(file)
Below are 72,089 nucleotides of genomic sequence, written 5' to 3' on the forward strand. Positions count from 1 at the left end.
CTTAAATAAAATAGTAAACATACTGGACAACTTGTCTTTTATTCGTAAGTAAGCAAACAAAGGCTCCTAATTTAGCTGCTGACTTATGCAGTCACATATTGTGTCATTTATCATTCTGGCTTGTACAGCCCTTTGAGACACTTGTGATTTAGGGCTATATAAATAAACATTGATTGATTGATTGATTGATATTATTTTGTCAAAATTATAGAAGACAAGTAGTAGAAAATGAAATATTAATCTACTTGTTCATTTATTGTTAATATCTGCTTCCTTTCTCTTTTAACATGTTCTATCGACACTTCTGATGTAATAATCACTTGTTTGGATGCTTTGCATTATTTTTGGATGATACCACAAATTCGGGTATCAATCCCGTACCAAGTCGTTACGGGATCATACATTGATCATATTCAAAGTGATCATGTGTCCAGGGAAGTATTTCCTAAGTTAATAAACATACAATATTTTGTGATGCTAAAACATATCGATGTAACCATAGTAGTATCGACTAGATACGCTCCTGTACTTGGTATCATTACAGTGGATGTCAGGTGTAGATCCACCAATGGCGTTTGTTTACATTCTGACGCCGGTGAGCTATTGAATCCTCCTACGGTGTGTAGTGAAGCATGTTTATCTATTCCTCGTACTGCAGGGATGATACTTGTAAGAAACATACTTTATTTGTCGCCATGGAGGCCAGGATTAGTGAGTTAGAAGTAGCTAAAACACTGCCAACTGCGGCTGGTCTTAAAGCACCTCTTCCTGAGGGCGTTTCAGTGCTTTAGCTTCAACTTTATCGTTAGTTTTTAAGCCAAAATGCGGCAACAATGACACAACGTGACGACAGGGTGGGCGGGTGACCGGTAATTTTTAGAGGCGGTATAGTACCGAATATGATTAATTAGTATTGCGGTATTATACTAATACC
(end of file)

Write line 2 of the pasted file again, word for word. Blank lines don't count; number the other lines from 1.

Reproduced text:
CTTAAATAAAATAGTAAACATACTGGACAACTTGTCTTTTATTCGTAAGTAAGCAAACAAAGGCTCCTAATTTAGCTGCTGACTTATGCAGTCACATATTGTGTCATTTATCATTCTGGCTTGTACAGCCCTTTGAGACACTTGTGATTTAGGGCTATATAAATAAACATTGATTGATTGATTGATTGATATTATTTTGTCAAAATTATAGAAGACAAGTAGTAGAAAATGAAATATTAATCTACTTGTTCATTTATTGTTAATATCTGCTTCCTTTCTCTTTTAACATGTTCTATCGACACTTCTGATGTAATAATCACTTGTTTGGATGCTTTGCATTATTTTTGGATGATACCACAAATTCGGGTATCAATCCCGTACCAAGTCGTTACGGGATCATACATTGATCATATTCAAAGTGATCATGTGTCCAGGGAAGTATTTCCTAAGTTAATAAACATACAATATTTTGTGATGCTAAAACATATCGATGTAACCATAGTAGTATCGACTAGATACGCTCCTGTACTTGGTATCATTACAGTGGATGTCAGGTGTAGATCCACCAATGGCGTTTGTTTACATTCTGACGCCGGTGAGCTATTGAATCCTCCTACGGTGTGTAGTGAAGCATGTTTATCTATTCCTCGTACTGCAGGGATGATACTTGTAAGAAACATACTTTATTTGTCGCCATGGAGGCCAGGATTAGTGAGTTAGAAGTAGCTAAAACACTGCCAACTGCGGCTGGTCTTAAAGCACCTCTTCCTGAGGGCGTTTCAGTGCTTTAGCTTCAACTTTATCGTTAGTTTTTAAGCCAAAATGCGGCAACAATGACACAACGTGACGACAGGGTGGGCGGGTGACCGGTAATTTTTAGAGGCGGTATAGTACCGAATATGATTAATTAGTATTGCGGTATTATACTAATACC